The Helsinki-Tallinn tunnel project is gathering steam. The project, which kicked off before the turn of the millennium, has recently been given a cash injection as well as new impetus. A public sector study was conducted to analyse the project’s operational prerequisites, and AINS Group has joined forces with Pöyry and Fira to form a consortium, headed by Peter Vesterbacka, with a view to taking the project towards the planning and realisation stages with the help of private funding. We hope that the decision-makers will act quickly with regard to planning and permission matters, as delays at this stage may cost us the interest of private backers.

The goal for this project is to build a tunnel that will take passengers directly from the Finnish capital region to Tallinn, Estonia, by train. In the 1990s and perhaps even before that, it was mainly various friendship societies and other international associations that entertained thoughts of the tunnel and worked to get the project off the ground. On several occasions, we have offered assistance to the driving forces behind these efforts to promote the venture. We would like to thank these people for their tremendous contribution.

In the past few years, the tunnel project has taken several concrete steps forward. The first time that the project received public funding was in 2015–2016, when a pre-feasibility study on a transport connection between Helsinki and Tallinn was conducted. Aimed at providing a more profound understanding of the project requirements, the second stage of the study was performed in 2016–2018 as part of the FinEst Link project, and was completed in February 2018. With a budget of 1.3 million euros, the feasibility study was funded jointly by the Helsinki-Uusimaa Regional Council, the Cities of Helsinki and Tallinn, the Finnish Transport Agency, Harju County, and the Estonian Ministry of Economic Affairs and Communications.

Our proposal differs from the public sector plan in several respects:

  1. We propose building the railway link to the airport via Keilaniemi in Espoo. Under the public sector plan, the route runs via Helsinki.
  2. Our intention is to realise the project with private funding without dipping into public coffers. At the moment, it seems that a large proportion of the funding would come from Chinese investors.
  3. Our goal is to realise the project as rapidly as possible, which is a requirement for attracting private funding.

Investors will only be convinced by a flying start to the project

Peter Vesterbacka became interested in the tunnel project in summer 2016. Since then, we have been part of Peter’s group and have been actively involved in supporting and promoting the plan. Over the course of the project, we have participated in meetings with potential Chinese partners, Finnish ministers and decision-makers from Tallinn, and we also visited the Finnish Parliament to introduce the project. In terms of media coverage, our venture and the publicly funded plan have sometimes been painted as competing projects. This is not the case: we share the same goal – to build a tunnel between Tallinn and Helsinki. We all want to find the best solution and having alternatives can help us to do so.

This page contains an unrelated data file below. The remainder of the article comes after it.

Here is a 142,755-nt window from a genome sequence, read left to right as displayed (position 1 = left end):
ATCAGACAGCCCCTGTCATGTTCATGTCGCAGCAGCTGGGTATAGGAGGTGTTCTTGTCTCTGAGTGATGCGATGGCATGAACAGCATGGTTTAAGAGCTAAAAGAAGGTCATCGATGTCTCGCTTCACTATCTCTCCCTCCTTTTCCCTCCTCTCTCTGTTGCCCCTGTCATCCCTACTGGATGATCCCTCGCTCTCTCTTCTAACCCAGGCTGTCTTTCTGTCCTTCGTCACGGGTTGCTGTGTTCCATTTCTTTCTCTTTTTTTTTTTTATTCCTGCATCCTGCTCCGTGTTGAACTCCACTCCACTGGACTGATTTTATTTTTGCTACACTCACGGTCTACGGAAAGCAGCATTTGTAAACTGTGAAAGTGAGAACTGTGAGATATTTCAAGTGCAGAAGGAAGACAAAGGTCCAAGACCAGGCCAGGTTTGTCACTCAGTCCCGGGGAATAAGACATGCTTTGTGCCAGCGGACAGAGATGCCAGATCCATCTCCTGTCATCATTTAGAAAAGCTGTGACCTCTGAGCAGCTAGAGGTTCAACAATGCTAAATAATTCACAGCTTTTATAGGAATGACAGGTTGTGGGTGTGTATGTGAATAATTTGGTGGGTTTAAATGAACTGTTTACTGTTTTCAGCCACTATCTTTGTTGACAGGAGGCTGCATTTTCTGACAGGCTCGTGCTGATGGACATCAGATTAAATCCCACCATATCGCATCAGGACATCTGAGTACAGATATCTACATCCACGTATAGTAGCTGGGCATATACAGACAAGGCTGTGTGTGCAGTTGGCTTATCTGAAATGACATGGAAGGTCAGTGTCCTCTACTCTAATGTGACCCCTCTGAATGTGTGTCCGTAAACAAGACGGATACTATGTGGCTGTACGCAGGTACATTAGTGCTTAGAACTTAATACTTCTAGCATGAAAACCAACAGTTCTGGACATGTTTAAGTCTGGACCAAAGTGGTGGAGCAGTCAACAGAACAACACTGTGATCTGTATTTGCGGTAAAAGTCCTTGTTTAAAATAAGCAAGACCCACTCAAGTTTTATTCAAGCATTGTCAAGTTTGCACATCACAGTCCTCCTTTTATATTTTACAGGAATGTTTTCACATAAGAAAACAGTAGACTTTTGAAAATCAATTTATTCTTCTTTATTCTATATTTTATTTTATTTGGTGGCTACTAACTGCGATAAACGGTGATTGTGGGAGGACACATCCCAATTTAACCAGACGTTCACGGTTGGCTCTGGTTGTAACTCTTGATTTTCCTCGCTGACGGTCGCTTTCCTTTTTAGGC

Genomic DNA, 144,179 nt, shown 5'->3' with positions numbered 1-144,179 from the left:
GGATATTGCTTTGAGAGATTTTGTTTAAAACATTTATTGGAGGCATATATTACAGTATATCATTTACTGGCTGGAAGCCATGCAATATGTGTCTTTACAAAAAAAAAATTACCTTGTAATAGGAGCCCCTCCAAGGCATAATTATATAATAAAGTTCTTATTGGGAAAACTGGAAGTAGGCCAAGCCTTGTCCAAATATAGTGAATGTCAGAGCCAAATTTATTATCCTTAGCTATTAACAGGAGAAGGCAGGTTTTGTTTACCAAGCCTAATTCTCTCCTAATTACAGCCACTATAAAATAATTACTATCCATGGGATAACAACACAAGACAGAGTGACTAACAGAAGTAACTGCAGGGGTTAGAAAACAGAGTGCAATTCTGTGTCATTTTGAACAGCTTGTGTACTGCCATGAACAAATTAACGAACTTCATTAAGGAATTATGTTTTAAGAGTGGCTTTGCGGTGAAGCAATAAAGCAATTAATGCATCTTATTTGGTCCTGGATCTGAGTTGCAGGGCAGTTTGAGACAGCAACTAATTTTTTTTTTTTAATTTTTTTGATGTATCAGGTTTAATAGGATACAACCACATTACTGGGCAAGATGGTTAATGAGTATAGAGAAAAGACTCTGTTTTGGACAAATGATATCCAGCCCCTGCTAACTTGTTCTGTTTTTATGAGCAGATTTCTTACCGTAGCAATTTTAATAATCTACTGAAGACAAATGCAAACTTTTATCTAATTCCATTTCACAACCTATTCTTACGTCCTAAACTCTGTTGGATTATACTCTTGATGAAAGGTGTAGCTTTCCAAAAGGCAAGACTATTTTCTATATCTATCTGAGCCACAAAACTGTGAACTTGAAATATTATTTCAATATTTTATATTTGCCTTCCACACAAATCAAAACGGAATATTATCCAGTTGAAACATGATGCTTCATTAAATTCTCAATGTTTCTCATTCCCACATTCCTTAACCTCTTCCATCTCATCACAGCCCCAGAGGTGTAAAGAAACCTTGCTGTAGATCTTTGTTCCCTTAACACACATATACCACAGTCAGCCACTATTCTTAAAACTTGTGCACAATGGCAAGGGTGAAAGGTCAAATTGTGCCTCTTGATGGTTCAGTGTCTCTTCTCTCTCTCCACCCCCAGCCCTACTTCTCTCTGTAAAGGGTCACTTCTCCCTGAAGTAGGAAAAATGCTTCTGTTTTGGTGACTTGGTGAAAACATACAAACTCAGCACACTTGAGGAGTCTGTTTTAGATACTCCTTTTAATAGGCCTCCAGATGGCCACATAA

For the project to be realised rapidly, permission issues must be handled flexibly, and the extremely long complaint processes currently in place must be curtailed. This is the topic we raised with Finland’s Minister of Agriculture and the Environment Kimmo Tiilikainen at a meeting held on Friday 12 January 2018. Showing clear interest in the matter, the minister had invited Permanent Secretary Hannele Pokka and five experts to attend the meeting, which was scheduled to last for an hour and a half. We put every single minute of this allotted time to good use, and I believe we managed to convey our message.

With permission and planning matters handled without unnecessary delay, there is no reason why the project could not be realised relatively rapidly. This would also help attract backing from private investors. Both the Finnish and Estonian presidents have pledged to give their support to the initiative once permission and funding have been secured. This is a good starting point.

I hope that this 15 billion euro project can now move full steam ahead, giving us cause to write another article on the topic in the near future.

AINS Group wants to get the journey from Tampere to Helsinki down to half an hour

I’m writing this piece on a train from Tampere to Helsinki. This journey shouldn’t take longer than 30 minutes. At least, that is what we thought when the idea about the one-hour train to Turku was first floated. Let’s have a 30-minute train to Tampere! Peter Vesterbacka discussed this goal in his recent meeting with the mayor of Tampere, Lauri Lyly.

Peter Vesterbacka has a knack for predicting future developments and potential, an ability that comes into its own in the design of infrastructure, which may remain in use for 100 years. High-speed rail technology is coming on in leaps and bounds. Trains that can achieve speeds of 350 km/h are more than a pipedream. 175 km / 350 km/h = 0.5 h. This means that a 30-minute journey is well within reach. So, instead of a third rail, should we be focusing our energies on a new rail link that allows high-speed travel?